Some 95% of the population of previous title holder Hull took part over the course of the year.
Medway resident and foster parent, Sharon Jackson, said: “Medway has always had a lot to say for itself, we’re a bit gobby here but that’s our strength.
"I think people are surprised we’re in the running to be city of culture, Medway hasn’t always had the best reputation but that doesn’t mean we don’t have a lot to be proud of.
"We don’t have to be like other places to be city of culture, we can do this our way, it’s about real culture for real people. Why shouldn’t we be city of culture?”
Leader of Medway Council, Cllr Alan Jarrett (Con), said: “I am delighted that the competition to find the next UK City of Culture 2025 has now launched.
"We proudly announced Medway’s aspiration to bid for the prestigious title at Rochester Castle in July 2019 and since then many of Medway’s residents, businesses and partners have helped shape our bid.
"Our ambition is to become the first place in the south-east to win the title of UK City of Culture.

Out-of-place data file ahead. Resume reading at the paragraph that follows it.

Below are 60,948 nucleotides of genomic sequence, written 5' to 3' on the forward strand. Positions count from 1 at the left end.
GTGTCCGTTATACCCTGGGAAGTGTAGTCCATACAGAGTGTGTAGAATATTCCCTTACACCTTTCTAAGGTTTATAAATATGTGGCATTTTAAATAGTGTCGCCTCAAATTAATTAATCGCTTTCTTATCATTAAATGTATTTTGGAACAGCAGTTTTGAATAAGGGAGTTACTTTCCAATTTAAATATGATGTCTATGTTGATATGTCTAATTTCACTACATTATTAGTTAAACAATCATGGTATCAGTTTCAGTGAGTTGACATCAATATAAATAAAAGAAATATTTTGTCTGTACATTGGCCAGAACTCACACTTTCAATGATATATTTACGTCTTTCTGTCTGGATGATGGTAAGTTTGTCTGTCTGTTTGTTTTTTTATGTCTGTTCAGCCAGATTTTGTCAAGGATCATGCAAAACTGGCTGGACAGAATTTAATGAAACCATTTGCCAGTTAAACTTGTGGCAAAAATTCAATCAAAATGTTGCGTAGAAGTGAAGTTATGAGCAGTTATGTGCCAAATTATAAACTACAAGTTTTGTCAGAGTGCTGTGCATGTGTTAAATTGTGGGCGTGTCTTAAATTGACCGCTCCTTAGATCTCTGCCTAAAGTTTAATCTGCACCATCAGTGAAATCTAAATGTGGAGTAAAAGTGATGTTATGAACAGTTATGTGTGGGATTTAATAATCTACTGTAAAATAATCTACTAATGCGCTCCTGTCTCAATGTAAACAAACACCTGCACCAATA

Medway's bid director Imogen Robertson talks to kmtv
“We have a bold and ambitious vision for the future of Medway and we believe that culture plays a pivotal part in making this vision a reality, inspiring our communities.
“We are very proud of Medway’s rich heritage and our thriving cultural and creative sector; winning UK City of Culture 2025 would allow us to write a new and exciting chapter in Medway’s history.
"In particular, it would give our young people the opportunity to shape what we do, create a legacy of opportunities for all our residents, bring significant benefits to Medway and the wider Kent area and showcase all we have to offer.
“We have an impressive Cultural Strategy in place and by 2030 we want Medway to be internationally recognised for its creativity and culture, bringing positive benefits to everyone’s everyday lives.
"We want to celebrate the diversity, resilience and creativity of all our residents, and appreciate how culture enriches our daily lives.
“The City of Culture bid will further establish Medway as a great place where people are proud to live, work, learn and visit and there is so much to be proud of.